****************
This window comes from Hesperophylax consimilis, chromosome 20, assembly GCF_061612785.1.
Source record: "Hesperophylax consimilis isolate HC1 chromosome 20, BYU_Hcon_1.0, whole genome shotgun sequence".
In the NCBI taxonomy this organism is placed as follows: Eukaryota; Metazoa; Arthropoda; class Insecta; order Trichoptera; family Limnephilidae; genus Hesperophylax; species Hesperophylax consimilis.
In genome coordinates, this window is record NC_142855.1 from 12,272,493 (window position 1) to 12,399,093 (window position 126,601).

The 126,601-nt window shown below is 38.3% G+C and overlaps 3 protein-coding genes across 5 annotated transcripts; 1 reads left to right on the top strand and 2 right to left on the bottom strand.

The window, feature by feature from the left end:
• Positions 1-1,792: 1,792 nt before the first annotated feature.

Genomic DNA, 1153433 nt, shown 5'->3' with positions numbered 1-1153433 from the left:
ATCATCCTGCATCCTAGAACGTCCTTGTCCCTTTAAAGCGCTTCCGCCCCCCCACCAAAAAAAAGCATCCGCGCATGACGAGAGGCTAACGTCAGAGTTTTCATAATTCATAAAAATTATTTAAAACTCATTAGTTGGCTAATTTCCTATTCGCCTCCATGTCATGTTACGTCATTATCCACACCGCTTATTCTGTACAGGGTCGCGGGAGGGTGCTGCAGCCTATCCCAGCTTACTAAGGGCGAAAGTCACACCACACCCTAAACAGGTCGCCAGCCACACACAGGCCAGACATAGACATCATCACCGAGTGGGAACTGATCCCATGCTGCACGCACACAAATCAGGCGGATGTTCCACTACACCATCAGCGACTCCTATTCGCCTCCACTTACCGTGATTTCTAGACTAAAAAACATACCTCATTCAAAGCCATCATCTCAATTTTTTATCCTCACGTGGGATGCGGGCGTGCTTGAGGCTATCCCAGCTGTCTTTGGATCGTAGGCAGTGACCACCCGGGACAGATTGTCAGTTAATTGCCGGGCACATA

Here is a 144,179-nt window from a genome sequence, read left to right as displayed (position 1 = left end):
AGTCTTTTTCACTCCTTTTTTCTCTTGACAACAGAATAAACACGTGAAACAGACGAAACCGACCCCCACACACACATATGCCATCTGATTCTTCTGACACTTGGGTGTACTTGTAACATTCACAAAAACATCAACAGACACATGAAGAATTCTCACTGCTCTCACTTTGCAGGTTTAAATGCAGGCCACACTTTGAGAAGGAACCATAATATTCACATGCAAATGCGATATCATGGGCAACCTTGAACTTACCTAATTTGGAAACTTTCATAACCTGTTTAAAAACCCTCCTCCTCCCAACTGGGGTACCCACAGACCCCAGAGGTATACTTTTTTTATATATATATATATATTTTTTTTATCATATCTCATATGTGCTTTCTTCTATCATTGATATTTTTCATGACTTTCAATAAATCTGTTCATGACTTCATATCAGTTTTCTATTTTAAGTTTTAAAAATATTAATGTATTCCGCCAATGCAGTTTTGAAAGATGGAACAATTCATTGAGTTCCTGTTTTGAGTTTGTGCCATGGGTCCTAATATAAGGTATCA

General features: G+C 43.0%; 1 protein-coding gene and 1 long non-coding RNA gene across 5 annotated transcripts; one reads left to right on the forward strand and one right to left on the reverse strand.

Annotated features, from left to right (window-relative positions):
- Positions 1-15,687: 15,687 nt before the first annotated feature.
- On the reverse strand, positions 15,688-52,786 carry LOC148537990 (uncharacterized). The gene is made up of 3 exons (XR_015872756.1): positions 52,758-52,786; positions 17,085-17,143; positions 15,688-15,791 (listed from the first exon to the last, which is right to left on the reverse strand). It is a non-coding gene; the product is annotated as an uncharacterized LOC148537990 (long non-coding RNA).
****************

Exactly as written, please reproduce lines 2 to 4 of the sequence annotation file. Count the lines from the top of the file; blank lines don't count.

Source record: "Hesperophylax consimilis isolate HC1 chromosome 20, BYU_Hcon_1.0, whole genome shotgun sequence".
In the NCBI taxonomy this organism is placed as follows: Eukaryota; Metazoa; Arthropoda; class Insecta; order Trichoptera; family Limnephilidae; genus Hesperophylax; species Hesperophylax consimilis.
In genome coordinates, this window is record NC_142855.1 from 12,272,493 (window position 1) to 12,399,093 (window position 126,601).